Fourth, comparisons of Lila Rose’s sting to war or police work break down because, well, this is not war or police work. It’s not war because you are not authorized to spray your local Planned Parenthood center with machine gun fire, shoot bazookas into the offices of their national headquarters, or bomb the government institutions that fund them.  You are a citizen.  So are they.  Your government has not declared war on them.  No troops have been drafted to fight them.  If you do take it upon yourself to shoot one of them, you will rightly and properly be arrested, charged with murder in the first degree, and jailed.  Do not mistake metaphor for reality.  For the same reason, comparisons with the cops don’t fly.  The state had a right to arrest, detain, try and even execute Lee Harvey Oswald.  That doesn’t mean that Jack Ruby does.

Jack Ruby shooting Lee Harvey Oswald

Jack Ruby shooting Lee Harvey Oswald

When did we jump from keeping my real identity from Planned Parenthood to grainy, black-and-white films of assassinations and lounge owners with revolvers? What disturbs me about Mr. Shea’s reactions is his regular habit of saying that if we can withhold our identity – he says lie – to Planned Parenthood then that means we can go around and shoot people we consider sinners. “Vigilante chaos.” But Mr. Shea is begging the question. He makes his leap because he has already presumed that we agree that what Live Action did was a lie and thus intrinsically evil. Thus goes the rest of his argument repeated time and again: once one intrinsic evil is allow for, then all hell will break loose. Granted, he’s probably responding to readers who are saying it’s okay to engage in an intrinsic evil. But this whole time he just seems to assume we agree with him that it’s a lie.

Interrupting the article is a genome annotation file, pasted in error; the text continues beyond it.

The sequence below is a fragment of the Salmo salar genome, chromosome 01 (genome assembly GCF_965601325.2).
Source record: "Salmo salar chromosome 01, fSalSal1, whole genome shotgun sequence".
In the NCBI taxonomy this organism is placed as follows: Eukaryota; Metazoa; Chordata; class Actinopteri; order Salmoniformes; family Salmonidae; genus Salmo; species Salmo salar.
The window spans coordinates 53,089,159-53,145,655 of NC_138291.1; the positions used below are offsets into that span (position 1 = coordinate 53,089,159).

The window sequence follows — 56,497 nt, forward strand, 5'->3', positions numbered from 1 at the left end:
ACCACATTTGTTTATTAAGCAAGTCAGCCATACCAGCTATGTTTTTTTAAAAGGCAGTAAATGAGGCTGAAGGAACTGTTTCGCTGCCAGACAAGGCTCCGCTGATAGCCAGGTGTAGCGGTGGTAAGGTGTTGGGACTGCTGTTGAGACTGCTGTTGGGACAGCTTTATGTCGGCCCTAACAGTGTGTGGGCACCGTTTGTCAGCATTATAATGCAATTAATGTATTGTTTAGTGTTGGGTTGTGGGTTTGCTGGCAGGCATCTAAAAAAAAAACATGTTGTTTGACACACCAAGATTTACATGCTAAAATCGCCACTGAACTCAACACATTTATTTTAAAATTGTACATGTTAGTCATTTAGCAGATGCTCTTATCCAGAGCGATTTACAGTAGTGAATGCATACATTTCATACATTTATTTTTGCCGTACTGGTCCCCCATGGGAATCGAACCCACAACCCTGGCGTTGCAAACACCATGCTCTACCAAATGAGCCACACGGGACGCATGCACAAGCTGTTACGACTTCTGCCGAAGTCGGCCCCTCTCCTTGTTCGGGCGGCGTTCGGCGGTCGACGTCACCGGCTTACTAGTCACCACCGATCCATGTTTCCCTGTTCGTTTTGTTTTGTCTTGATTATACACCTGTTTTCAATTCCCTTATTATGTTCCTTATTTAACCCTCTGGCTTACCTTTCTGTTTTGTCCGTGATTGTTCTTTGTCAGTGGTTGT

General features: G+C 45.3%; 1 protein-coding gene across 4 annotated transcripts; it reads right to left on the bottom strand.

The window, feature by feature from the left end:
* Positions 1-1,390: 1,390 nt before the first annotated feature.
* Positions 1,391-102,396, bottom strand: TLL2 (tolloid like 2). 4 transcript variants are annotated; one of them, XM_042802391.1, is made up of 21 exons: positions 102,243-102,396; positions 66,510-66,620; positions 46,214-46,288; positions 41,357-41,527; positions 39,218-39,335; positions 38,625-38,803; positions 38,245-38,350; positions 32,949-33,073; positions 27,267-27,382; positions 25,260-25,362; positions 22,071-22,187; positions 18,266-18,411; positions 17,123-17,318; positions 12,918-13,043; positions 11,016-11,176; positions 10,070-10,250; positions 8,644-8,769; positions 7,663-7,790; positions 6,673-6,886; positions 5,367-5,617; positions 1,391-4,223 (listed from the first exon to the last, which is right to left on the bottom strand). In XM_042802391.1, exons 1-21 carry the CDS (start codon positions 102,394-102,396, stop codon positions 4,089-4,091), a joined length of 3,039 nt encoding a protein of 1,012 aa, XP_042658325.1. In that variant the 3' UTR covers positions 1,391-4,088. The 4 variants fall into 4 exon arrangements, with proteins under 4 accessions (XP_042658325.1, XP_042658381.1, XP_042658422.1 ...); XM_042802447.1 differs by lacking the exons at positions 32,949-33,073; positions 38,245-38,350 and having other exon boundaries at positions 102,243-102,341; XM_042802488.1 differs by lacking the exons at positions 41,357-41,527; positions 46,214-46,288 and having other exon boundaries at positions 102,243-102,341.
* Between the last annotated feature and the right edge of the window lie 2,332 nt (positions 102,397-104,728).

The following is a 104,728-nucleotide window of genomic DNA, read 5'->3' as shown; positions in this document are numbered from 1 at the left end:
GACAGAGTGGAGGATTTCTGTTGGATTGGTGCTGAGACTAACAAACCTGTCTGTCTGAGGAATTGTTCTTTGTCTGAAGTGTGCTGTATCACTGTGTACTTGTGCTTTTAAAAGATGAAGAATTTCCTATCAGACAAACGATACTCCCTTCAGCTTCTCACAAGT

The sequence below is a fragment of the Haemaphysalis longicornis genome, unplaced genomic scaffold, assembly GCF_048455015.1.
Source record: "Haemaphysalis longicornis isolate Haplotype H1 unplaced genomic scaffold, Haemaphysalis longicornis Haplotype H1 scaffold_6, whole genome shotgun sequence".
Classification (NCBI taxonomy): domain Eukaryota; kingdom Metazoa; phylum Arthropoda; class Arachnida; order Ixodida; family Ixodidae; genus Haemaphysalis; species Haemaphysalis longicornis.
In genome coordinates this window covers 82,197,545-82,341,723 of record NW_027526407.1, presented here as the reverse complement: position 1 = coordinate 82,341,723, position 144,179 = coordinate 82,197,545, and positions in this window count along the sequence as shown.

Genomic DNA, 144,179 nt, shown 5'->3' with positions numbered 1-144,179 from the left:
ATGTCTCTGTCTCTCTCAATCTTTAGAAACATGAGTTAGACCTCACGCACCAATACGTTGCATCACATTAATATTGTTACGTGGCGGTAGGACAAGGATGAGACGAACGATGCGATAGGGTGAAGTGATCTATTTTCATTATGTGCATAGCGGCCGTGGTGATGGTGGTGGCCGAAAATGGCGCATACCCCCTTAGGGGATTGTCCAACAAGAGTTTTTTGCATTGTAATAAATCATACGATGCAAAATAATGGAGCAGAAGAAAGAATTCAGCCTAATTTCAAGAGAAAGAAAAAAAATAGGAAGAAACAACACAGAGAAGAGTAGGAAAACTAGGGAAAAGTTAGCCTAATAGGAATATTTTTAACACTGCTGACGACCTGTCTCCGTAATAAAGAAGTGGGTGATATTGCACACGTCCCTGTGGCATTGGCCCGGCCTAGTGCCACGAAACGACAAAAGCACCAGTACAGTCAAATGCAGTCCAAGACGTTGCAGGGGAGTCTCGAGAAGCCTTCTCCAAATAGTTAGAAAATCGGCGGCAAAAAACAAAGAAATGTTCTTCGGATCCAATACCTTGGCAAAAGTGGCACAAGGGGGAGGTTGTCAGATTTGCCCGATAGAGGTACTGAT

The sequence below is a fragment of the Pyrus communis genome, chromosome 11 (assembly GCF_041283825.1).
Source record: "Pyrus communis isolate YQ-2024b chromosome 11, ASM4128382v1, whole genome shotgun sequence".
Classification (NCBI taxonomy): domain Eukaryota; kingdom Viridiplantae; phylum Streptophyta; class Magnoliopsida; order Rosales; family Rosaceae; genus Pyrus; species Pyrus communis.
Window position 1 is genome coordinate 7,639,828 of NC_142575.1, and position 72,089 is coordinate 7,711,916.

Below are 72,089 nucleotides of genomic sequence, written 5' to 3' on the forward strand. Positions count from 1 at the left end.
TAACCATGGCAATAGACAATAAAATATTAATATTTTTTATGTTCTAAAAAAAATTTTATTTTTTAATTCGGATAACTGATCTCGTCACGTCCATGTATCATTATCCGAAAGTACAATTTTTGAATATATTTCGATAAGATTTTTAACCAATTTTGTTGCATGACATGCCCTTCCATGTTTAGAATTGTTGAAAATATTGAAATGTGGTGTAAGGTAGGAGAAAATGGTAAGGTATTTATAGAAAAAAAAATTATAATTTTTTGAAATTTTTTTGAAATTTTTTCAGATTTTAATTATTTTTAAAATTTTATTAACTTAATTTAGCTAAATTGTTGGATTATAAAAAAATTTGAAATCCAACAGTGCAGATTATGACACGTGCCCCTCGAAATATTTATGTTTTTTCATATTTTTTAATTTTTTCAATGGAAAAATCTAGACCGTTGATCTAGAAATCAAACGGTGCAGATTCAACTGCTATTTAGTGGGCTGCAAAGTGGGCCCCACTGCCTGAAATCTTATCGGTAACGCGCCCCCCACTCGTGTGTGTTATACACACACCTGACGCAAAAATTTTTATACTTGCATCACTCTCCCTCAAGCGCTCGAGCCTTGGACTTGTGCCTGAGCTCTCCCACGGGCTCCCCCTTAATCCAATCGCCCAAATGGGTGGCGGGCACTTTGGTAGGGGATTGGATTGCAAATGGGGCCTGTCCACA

Again, for the record, I agree with him that intrinsic evils are not to be toyed with no matter the warm fuzzies we feel. But what if, just what if what Live Action did is not a lie because a) the employees are not being lead into error and b) because they don’t have a right to my identity if my only desire is that they answer my questions in as honest and professional a manner as possible, a service for which they themselves admit one doesn’t have to provide one’s true identity? Mr. Shea makes the grand leap to shooting people through vigilantism because he has already presumed he’s correct about the nature of the act.

Dr. Janet Smith has a good piece on this too...

Dr. Janet Smith has a good piece on this too…

Despite his insistence on using vigorous language, no one is talking here about arresting, detaining, trying, or executing anyone. Those are specific actions deputed to police officers. So, yes, Mr. Shea is right that if Live Action tried to do any of those things they would be arrested immediately, which is why they’re not doing those things. They are doing something very legal, namely asking Planned Parenthood staff for information regarding a particular situation. They do not have a right to the true identity of the inquisitors and neither are they being led into error. What’s the problem?